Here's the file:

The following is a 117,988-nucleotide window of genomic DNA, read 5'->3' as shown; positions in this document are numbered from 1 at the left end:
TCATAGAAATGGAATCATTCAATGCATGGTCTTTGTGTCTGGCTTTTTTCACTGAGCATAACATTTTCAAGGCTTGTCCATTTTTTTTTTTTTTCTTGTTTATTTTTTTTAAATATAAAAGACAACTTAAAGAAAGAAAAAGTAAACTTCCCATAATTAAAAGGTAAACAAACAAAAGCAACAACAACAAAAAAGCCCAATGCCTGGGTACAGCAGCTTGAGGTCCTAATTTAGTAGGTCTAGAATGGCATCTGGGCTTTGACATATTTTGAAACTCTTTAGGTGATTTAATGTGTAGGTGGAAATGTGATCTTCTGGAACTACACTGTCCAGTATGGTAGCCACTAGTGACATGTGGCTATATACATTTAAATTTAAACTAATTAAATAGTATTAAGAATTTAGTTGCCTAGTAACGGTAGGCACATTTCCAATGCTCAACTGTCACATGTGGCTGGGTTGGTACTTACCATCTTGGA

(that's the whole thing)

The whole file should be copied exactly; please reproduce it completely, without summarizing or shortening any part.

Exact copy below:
The following is a 117,988-nucleotide window of genomic DNA, read 5'->3' as shown; positions in this document are numbered from 1 at the left end:
TCATAGAAATGGAATCATTCAATGCATGGTCTTTGTGTCTGGCTTTTTTCACTGAGCATAACATTTTCAAGGCTTGTCCATTTTTTTTTTTTTTCTTGTTTATTTTTTTTAAATATAAAAGACAACTTAAAGAAAGAAAAAGTAAACTTCCCATAATTAAAAGGTAAACAAACAAAAGCAACAACAACAAAAAAGCCCAATGCCTGGGTACAGCAGCTTGAGGTCCTAATTTAGTAGGTCTAGAATGGCATCTGGGCTTTGACATATTTTGAAACTCTTTAGGTGATTTAATGTGTAGGTGGAAATGTGATCTTCTGGAACTACACTGTCCAGTATGGTAGCCACTAGTGACATGTGGCTATATACATTTAAATTTAAACTAATTAAATAGTATTAAGAATTTAGTTGCCTAGTAACGGTAGGCACATTTCCAATGCTCAACTGTCACATGTGGCTGGGTTGGTACTTACCATCTTGGA